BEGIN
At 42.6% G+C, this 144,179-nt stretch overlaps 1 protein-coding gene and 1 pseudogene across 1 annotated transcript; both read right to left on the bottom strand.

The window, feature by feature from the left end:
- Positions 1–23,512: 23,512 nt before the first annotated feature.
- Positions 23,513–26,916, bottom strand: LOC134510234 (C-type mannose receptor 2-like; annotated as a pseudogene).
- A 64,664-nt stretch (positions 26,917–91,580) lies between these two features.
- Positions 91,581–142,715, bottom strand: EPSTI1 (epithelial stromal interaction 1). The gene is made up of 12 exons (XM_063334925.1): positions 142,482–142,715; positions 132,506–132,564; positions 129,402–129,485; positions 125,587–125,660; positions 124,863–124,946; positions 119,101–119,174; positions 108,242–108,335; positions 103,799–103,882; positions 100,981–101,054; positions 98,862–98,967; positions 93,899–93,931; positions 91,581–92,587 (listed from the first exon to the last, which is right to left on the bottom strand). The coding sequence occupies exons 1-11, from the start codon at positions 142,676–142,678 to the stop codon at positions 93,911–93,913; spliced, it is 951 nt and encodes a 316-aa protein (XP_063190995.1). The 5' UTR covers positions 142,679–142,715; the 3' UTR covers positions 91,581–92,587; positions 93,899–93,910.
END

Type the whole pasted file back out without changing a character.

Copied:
At 42.6% G+C, this 144,179-nt stretch overlaps 1 protein-coding gene and 1 pseudogene across 1 annotated transcript; both read right to left on the bottom strand.

The window, feature by feature from the left end:
- Positions 1–23,512: 23,512 nt before the first annotated feature.
- Positions 23,513–26,916, bottom strand: LOC134510234 (C-type mannose receptor 2-like; annotated as a pseudogene).
- A 64,664-nt stretch (positions 26,917–91,580) lies between these two features.
- Positions 91,581–142,715, bottom strand: EPSTI1 (epithelial stromal interaction 1). The gene is made up of 12 exons (XM_063334925.1): positions 142,482–142,715; positions 132,506–132,564; positions 129,402–129,485; positions 125,587–125,660; positions 124,863–124,946; positions 119,101–119,174; positions 108,242–108,335; positions 103,799–103,882; positions 100,981–101,054; positions 98,862–98,967; positions 93,899–93,931; positions 91,581–92,587 (listed from the first exon to the last, which is right to left on the bottom strand). The coding sequence occupies exons 1-11, from the start codon at positions 142,676–142,678 to the stop codon at positions 93,911–93,913; spliced, it is 951 nt and encodes a 316-aa protein (XP_063190995.1). The 5' UTR covers positions 142,679–142,715; the 3' UTR covers positions 91,581–92,587; positions 93,899–93,910.